Never Share Your Personal Information

No matter how persuasive the caller may be, try to avoid sharing your personal information with unknown callers.

More often than not, robocallers will be on the lookout for your personal information because it allows them to pull off more lucrative scams such as credit card or identity theft.

Fighting Robocalls With the TRACED Act

On December 13, 2019, President Donald Trump signed into law the Telephone Robocall Abuse Criminal Enforcement and Deterrence Act (TRACED), which requires the adoption of the STIR/SHAKEN framework by telecommunication companies.

While the STIR/SHAKEN framework plays a crucial role in combating annoying robocalls, the TRACED Act also calls for:

  • Increased fines for illegally placed robocalls
  • FCC’s annual reports on robocall enforcement
  • Prosecution of offenders by the Justice Department
  • Changes in policies regarding the accessibility of numbers’ resources
  • FCC’s promulgation of rules that can help protect consumers from unwanted robocalls and robo texts
  • FCC’s promulgation of rules about when a provider can block a call based on the information acquired through call authentication framework

Are Robocalls Legal?

In some cases, robocalls are perfectly legal.

Politicians and charities, for example, are free to use automated calls during their campaigns. Many schools use robocalls to notify parents and students about upcoming events, school closures, and emergencies.

Robocalls are not legal when a company uses them to promote their products and services without having the called party’s permission to do so.

Thanks to the Telephone Consumer Protection Act (TCPA), telemarketers need to abide by certain rules in order to place a legal robocall:

  1. All calls have to be placed between 8 a.m. and 9 p.m.
  2. People whose numbers are on the Federal Trade Commission (FTC) Do Not Call list cannot be called without written consent
  3. Callers have to provide proper identification
  4. Automated calls have to allow the called party to opt-out of future robocalls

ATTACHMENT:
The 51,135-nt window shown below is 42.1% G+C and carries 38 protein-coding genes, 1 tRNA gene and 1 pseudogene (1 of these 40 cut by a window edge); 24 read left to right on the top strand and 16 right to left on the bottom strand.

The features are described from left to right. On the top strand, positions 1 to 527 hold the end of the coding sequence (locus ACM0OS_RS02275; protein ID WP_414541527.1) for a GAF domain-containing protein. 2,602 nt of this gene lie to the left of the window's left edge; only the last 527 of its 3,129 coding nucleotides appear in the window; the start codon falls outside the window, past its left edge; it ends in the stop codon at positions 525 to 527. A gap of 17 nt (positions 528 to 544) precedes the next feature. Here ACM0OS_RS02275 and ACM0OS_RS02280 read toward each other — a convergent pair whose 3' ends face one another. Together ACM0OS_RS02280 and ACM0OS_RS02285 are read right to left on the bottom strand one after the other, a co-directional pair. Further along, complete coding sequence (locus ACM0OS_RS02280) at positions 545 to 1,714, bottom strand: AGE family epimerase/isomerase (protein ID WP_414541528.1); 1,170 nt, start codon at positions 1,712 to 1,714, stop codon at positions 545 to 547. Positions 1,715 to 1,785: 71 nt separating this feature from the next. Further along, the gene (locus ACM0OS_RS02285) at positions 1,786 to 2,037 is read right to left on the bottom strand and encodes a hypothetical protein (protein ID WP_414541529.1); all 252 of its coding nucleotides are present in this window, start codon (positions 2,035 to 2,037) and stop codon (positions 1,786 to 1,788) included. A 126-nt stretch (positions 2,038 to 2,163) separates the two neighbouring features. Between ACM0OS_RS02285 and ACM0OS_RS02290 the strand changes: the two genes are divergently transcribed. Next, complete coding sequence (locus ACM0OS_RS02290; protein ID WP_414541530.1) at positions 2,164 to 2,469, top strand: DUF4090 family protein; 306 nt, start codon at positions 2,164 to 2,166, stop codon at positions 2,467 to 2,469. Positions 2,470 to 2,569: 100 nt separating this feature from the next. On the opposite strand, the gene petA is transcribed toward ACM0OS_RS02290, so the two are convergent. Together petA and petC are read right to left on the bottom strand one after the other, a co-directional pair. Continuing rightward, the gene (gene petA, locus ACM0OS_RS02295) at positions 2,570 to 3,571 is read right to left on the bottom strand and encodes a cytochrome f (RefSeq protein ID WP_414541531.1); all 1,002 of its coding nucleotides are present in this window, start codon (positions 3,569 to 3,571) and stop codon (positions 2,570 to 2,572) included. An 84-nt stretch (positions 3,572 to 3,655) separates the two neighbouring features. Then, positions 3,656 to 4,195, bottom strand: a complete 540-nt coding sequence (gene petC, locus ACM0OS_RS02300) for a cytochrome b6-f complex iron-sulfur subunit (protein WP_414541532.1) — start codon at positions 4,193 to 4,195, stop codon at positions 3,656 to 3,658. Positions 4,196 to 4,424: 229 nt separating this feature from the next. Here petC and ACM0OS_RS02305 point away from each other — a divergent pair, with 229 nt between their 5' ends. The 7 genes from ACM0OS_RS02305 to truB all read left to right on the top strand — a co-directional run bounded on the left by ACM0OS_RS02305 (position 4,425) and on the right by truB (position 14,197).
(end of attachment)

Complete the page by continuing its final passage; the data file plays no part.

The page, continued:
FTC’s Do Not Call List

The FTC launched its Do Not Call registry back in 2003. Its purpose is to protect Americans from annoying spam calls coming from telemarketers and other legal businesses trying to market their products.

To place your number on the National Do Not Call list and report an unwanted call, you have to:

  1. Open the FTC’s Do Not Call website
  2. Select Report Unwanted Calls
  3. Provide details about the spam call you received
  4. Submit your request

If you are unsure how to check if a number is on the Do Not Call list, feel free to read our instructional guide and find out.

You can read more about the Do Not Call list exceptions and Do Not Call list expiration here.

Proper Identification Is Obligatory

Whenever a telemarketer places an automated call, they have to provide proper identification to the called party. At the beginning of the call, the caller has to:

  • Reveal his or her identity
  • Reveal the identity of the company on whose behalf the call is being placed

Before the call ends, the called party has to be left with:

  • The company’s address
  • The company’s phone number

The Called Party Must Be Offered an Option to Opt-Out

Even if the telemarketer has the customer’s permission to autodial, the customer has to be able to revoke his or her consent via the robocall.

  • Pre-recorded messages have to allow the called party to press a certain number and opt-out of the company’s future calls.
  • Voicemails have to contain a toll-free, callback number that the customer can dial and remove their number from the company’s calling list.

Robocall Scams You Are Most Likely to Encounter

While robocall scams come in various shapes and forms, some of them are more persistent and dangerous than others. Because some of these scams are incredibly believable, we have decided to share with you the most common telltale signs that can help you discern whether you are dealing with a scam or not.